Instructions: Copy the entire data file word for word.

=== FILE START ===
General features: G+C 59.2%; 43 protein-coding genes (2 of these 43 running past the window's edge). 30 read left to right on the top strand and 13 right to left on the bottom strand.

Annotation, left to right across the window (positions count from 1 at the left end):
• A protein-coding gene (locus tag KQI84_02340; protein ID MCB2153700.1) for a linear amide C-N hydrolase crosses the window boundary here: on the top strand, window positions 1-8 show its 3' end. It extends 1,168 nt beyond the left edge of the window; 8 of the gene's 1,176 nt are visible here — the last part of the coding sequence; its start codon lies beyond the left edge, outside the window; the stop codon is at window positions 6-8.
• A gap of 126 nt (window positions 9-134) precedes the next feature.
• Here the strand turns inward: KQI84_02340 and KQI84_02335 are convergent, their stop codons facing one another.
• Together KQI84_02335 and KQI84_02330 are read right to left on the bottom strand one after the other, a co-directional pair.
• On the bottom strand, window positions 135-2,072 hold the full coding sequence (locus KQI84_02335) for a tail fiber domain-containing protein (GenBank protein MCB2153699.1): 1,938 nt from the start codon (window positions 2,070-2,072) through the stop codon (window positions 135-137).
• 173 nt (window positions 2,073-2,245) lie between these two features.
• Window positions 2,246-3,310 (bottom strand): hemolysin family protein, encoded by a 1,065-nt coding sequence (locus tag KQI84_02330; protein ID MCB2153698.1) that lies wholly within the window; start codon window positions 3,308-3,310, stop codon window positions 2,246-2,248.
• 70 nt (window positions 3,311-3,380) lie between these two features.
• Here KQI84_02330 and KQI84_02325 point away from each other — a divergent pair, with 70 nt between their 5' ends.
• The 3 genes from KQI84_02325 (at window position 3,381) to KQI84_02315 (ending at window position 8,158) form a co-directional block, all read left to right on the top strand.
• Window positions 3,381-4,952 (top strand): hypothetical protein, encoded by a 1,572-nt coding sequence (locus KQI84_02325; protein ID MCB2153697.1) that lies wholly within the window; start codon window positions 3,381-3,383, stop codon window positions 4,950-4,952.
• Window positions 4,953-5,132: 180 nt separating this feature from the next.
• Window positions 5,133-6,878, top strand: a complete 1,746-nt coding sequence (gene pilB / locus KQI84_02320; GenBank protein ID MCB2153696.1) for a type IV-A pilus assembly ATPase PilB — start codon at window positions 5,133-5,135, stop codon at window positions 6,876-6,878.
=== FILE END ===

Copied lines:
General features: G+C 59.2%; 43 protein-coding genes (2 of these 43 running past the window's edge). 30 read left to right on the top strand and 13 right to left on the bottom strand.

Annotation, left to right across the window (positions count from 1 at the left end):
• A protein-coding gene (locus tag KQI84_02340; protein ID MCB2153700.1) for a linear amide C-N hydrolase crosses the window boundary here: on the top strand, window positions 1-8 show its 3' end. It extends 1,168 nt beyond the left edge of the window; 8 of the gene's 1,176 nt are visible here — the last part of the coding sequence; its start codon lies beyond the left edge, outside the window; the stop codon is at window positions 6-8.
• A gap of 126 nt (window positions 9-134) precedes the next feature.
• Here the strand turns inward: KQI84_02340 and KQI84_02335 are convergent, their stop codons facing one another.
• Together KQI84_02335 and KQI84_02330 are read right to left on the bottom strand one after the other, a co-directional pair.
• On the bottom strand, window positions 135-2,072 hold the full coding sequence (locus KQI84_02335) for a tail fiber domain-containing protein (GenBank protein MCB2153699.1): 1,938 nt from the start codon (window positions 2,070-2,072) through the stop codon (window positions 135-137).
• 173 nt (window positions 2,073-2,245) lie between these two features.
• Window positions 2,246-3,310 (bottom strand): hemolysin family protein, encoded by a 1,065-nt coding sequence (locus tag KQI84_02330; protein ID MCB2153698.1) that lies wholly within the window; start codon window positions 3,308-3,310, stop codon window positions 2,246-2,248.
• 70 nt (window positions 3,311-3,380) lie between these two features.
• Here KQI84_02330 and KQI84_02325 point away from each other — a divergent pair, with 70 nt between their 5' ends.
• The 3 genes from KQI84_02325 (at window position 3,381) to KQI84_02315 (ending at window position 8,158) form a co-directional block, all read left to right on the top strand.
• Window positions 3,381-4,952 (top strand): hypothetical protein, encoded by a 1,572-nt coding sequence (locus KQI84_02325; protein ID MCB2153697.1) that lies wholly within the window; start codon window positions 3,381-3,383, stop codon window positions 4,950-4,952.
• Window positions 4,953-5,132: 180 nt separating this feature from the next.
• Window positions 5,133-6,878, top strand: a complete 1,746-nt coding sequence (gene pilB / locus KQI84_02320; GenBank protein ID MCB2153696.1) for a type IV-A pilus assembly ATPase PilB — start codon at window positions 5,133-5,135, stop codon at window positions 6,876-6,878.